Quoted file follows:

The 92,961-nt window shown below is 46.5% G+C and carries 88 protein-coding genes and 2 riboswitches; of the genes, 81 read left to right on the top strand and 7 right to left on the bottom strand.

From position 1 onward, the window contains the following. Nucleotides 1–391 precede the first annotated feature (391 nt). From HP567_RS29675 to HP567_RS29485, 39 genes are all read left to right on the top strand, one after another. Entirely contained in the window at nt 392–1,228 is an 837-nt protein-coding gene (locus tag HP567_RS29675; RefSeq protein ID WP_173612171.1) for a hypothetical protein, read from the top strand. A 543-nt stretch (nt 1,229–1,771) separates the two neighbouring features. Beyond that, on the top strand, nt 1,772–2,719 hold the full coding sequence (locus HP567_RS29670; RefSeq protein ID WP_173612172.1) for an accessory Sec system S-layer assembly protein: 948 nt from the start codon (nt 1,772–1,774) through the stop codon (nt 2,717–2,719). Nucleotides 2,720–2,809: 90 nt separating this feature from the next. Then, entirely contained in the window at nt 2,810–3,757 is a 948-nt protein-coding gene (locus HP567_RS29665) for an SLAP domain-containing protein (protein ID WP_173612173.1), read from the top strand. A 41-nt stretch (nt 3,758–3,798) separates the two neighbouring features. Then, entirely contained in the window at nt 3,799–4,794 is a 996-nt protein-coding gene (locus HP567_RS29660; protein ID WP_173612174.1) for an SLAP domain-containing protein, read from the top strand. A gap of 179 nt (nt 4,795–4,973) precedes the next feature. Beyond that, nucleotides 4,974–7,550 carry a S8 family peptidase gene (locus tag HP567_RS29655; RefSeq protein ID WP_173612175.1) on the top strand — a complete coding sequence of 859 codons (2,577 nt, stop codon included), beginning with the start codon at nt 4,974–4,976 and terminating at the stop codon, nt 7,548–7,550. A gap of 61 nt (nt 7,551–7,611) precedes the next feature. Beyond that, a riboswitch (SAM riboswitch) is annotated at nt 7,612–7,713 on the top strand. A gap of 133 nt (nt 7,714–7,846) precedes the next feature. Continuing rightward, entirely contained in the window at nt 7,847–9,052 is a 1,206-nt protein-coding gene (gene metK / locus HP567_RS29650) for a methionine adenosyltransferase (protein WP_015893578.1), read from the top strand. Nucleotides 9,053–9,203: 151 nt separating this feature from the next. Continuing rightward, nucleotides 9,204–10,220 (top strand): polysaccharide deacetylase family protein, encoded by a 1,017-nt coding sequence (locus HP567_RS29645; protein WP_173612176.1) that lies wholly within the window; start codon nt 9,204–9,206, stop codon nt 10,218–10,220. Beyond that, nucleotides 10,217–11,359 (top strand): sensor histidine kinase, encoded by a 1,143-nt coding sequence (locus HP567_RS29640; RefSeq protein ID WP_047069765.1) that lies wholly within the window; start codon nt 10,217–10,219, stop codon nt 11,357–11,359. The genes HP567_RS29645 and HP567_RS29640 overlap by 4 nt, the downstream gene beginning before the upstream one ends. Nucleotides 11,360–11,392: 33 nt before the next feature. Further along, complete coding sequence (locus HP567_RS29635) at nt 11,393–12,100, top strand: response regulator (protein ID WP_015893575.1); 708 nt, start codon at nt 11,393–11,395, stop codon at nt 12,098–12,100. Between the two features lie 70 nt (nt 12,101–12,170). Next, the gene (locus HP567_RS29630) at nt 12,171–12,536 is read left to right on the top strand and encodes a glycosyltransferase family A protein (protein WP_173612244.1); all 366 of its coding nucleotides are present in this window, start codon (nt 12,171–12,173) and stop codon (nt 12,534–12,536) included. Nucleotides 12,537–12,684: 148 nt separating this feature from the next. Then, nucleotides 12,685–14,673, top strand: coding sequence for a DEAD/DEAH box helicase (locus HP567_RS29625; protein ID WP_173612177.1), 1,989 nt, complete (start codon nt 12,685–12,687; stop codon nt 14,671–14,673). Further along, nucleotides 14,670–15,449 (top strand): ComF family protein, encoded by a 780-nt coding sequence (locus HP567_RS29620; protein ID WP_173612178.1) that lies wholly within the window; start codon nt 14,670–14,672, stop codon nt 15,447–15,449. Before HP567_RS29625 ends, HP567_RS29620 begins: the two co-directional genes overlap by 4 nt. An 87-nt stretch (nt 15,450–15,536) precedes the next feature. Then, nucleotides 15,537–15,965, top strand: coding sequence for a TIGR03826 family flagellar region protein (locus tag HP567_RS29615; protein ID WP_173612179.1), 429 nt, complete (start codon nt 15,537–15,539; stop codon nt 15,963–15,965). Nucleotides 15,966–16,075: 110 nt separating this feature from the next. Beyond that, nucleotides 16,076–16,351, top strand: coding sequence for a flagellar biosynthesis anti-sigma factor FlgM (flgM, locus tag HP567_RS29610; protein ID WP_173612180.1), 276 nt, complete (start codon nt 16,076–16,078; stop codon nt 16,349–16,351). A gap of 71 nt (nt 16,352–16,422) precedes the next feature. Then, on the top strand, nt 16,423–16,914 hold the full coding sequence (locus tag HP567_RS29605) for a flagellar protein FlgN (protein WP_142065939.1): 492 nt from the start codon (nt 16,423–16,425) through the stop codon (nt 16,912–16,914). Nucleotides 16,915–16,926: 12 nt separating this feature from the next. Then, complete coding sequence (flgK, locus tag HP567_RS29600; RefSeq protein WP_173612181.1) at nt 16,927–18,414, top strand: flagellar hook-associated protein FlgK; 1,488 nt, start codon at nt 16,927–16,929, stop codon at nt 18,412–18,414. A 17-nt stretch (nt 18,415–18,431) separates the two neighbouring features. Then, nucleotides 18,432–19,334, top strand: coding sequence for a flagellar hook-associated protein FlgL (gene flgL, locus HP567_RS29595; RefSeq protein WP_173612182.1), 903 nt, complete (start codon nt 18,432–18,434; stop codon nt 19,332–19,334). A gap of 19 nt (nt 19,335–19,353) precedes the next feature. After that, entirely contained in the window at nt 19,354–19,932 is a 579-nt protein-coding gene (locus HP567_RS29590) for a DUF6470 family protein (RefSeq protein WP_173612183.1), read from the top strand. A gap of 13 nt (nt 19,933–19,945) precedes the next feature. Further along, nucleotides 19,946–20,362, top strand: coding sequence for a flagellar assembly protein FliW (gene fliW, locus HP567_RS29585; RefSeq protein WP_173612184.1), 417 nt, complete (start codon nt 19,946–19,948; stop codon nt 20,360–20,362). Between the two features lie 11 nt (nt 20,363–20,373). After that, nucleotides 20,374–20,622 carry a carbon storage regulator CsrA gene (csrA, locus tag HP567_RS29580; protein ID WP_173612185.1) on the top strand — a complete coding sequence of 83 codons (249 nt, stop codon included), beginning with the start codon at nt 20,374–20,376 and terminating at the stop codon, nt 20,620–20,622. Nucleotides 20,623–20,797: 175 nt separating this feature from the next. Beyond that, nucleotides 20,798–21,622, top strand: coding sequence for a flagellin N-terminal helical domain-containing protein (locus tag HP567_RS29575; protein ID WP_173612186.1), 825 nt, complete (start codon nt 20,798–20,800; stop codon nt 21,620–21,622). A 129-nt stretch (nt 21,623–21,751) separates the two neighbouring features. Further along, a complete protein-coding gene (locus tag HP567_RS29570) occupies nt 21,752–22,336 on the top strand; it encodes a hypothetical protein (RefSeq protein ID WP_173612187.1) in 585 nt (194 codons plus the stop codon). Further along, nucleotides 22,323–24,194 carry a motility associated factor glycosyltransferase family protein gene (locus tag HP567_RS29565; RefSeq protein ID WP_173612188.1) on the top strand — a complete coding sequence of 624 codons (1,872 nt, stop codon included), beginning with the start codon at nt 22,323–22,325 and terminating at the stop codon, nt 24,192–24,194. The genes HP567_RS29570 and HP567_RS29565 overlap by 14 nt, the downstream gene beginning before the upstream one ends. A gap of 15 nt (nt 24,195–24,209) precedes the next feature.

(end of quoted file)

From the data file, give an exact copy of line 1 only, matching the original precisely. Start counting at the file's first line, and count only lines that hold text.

The 92,961-nt window shown below is 46.5% G+C and carries 88 protein-coding genes and 2 riboswitches; of the genes, 81 read left to right on the top strand and 7 right to left on the bottom strand.